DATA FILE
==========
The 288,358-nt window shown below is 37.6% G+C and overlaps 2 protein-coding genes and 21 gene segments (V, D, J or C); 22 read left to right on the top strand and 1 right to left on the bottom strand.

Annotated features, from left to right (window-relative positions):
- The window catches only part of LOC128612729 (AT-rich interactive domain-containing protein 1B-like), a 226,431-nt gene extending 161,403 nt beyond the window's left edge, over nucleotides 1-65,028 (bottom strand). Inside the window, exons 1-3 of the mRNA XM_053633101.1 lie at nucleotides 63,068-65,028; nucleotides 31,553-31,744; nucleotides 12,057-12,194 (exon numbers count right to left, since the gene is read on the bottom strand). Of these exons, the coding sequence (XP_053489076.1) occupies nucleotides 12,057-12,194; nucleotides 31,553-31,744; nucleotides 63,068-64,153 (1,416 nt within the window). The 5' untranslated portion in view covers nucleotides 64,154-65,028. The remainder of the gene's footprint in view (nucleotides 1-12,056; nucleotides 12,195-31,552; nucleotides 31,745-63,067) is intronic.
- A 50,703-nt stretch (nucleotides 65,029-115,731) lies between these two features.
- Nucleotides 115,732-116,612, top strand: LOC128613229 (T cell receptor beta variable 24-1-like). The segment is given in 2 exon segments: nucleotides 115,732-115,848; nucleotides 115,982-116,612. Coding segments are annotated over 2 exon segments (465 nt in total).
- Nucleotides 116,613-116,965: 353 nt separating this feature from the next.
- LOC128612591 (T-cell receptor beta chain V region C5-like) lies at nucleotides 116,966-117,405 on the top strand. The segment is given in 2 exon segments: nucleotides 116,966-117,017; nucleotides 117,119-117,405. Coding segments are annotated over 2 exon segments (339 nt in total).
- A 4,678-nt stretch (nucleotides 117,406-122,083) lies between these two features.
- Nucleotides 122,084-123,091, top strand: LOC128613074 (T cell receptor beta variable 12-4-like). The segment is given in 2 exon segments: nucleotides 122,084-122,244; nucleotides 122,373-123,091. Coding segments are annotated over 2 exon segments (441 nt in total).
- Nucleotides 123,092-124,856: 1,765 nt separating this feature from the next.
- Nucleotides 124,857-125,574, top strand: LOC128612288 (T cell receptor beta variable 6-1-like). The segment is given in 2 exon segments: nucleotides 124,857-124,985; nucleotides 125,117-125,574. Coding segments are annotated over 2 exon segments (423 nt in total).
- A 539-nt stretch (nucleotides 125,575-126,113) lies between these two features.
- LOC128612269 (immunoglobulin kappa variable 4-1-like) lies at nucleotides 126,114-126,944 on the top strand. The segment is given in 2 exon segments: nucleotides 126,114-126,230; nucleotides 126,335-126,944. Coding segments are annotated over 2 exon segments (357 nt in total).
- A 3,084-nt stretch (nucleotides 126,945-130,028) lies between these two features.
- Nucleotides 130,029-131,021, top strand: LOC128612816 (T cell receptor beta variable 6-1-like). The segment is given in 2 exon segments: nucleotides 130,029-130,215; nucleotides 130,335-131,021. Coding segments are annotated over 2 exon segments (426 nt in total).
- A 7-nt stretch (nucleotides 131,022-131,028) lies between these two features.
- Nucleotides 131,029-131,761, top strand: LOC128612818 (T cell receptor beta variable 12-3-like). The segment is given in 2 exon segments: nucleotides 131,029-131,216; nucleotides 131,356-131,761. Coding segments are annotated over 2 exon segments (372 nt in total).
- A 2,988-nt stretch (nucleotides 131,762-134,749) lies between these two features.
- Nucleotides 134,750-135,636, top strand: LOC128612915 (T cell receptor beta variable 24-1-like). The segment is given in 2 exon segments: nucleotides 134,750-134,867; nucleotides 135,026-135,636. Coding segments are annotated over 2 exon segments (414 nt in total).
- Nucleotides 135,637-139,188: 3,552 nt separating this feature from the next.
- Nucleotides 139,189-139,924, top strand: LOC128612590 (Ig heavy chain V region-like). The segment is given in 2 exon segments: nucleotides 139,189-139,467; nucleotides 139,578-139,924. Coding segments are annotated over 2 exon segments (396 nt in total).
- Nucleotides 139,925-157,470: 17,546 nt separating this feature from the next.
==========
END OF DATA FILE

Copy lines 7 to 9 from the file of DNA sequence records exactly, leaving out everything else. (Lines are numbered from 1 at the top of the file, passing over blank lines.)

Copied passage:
- LOC128612591 (T-cell receptor beta chain V region C5-like) lies at nucleotides 116,966-117,405 on the top strand. The segment is given in 2 exon segments: nucleotides 116,966-117,017; nucleotides 117,119-117,405. Coding segments are annotated over 2 exon segments (339 nt in total).
- A 4,678-nt stretch (nucleotides 117,406-122,083) lies between these two features.
- Nucleotides 122,084-123,091, top strand: LOC128613074 (T cell receptor beta variable 12-4-like). The segment is given in 2 exon segments: nucleotides 122,084-122,244; nucleotides 122,373-123,091. Coding segments are annotated over 2 exon segments (441 nt in total).